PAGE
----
Aim of the project

Previous research suggests that people on the autistic spectrum and their relatives may be at higher risk for developing cancer. Currently, 43 genes have been identified as key markers for both cancer and autism spectrum conditions (ASC) and 77 other mutations are also common in both cancer and ASC.

The Clinical Practice Research Datalink (CPRD) provides access to anonymized medical records of patients across the U.K. Through this resource, researchers have access to primary care records including diagnoses, lab results, prescriptions, symptoms, and demographical information for more than 20 million individuals enrolled in the NHS. In addition, the CPRD offers a Mother-to-Baby link to connect maternal records to their children.

The research team will use the CPRD to conduct two parallel studies on individuals with ASC (particularly those over the age of 30) and mothers of children with ASC. The aim is to identify if either of these groups are at higher risk of developing any cancer throughout their lifetimes, as well as if they are at greater risk for developing specific, hormone-dependent cancers. 

Importance of research

Multiple studies suggest that autistic individuals may be at higher risk for particular hormone-dependent cancers (including breast, ovarian, uterine, and testicular cancers). Furthermore, studies on mothers of children with ASC have been more consistent and indicate higher risk for cancer overall and for hormone-dependent cancers.  Future research in this field considering older individuals with ASC and family members of individuals with ASC could be critical in establishing this association.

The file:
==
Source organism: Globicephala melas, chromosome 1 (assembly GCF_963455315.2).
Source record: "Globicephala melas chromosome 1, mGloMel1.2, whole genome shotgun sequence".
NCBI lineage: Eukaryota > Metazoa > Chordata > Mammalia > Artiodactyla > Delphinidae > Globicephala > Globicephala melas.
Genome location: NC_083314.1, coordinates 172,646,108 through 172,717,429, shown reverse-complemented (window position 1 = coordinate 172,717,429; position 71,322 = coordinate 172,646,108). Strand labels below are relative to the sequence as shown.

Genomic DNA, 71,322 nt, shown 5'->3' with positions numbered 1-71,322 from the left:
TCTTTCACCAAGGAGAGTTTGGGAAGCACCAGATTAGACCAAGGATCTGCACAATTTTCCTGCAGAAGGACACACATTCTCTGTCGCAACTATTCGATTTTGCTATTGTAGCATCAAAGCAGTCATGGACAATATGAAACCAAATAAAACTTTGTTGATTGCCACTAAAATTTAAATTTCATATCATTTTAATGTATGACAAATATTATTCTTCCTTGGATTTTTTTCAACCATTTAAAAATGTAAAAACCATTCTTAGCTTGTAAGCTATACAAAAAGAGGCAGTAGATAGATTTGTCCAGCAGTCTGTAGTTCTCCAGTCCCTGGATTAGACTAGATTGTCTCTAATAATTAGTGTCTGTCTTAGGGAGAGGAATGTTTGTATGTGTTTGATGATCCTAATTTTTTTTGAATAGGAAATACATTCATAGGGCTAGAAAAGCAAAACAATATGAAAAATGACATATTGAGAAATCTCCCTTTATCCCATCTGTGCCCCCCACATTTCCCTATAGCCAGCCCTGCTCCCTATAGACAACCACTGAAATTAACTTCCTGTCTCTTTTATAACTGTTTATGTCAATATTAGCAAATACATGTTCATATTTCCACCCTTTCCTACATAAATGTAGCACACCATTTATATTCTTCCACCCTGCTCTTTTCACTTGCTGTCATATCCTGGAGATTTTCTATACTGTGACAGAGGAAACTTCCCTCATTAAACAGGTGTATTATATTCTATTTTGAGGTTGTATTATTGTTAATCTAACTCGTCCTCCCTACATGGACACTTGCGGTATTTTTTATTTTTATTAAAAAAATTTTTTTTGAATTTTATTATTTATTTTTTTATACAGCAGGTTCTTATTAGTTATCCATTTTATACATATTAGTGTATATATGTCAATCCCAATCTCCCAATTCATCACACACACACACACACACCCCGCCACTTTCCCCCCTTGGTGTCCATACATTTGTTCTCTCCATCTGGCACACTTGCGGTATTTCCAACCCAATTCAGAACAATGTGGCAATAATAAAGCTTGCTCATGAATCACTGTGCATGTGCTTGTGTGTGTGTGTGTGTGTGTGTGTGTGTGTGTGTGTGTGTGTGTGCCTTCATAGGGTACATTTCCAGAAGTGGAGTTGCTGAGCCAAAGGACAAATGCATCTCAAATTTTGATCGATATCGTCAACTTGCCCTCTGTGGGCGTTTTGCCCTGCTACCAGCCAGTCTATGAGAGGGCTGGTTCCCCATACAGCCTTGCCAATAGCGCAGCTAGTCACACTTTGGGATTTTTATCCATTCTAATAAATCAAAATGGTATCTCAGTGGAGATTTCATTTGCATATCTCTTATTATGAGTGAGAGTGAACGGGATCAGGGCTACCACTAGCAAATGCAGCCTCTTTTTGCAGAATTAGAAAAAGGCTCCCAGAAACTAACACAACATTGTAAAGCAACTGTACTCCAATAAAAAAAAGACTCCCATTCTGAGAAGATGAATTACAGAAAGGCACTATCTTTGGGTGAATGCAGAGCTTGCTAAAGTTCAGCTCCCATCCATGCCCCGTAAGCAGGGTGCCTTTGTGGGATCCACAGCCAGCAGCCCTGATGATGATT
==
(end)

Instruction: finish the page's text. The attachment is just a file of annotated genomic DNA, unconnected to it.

In addition to driving new lines of research into the cause of this association (and the causes of each of these conditions), this study could suggest new guidelines for treatment of cancer. In particular, those at greater risk for certain cancers could be offered preventative screenings earlier or more frequently than they normally would—hopefully improving both length and quality of life.

Though the CPRD has been used previously in both autism and cancer research, this will be the first study specifically investigating the association between ASC and cancer in a UK population.  

Researchers involved

  • Elizabeth Weir

Key findings

Initial outcomes are expected from January 2019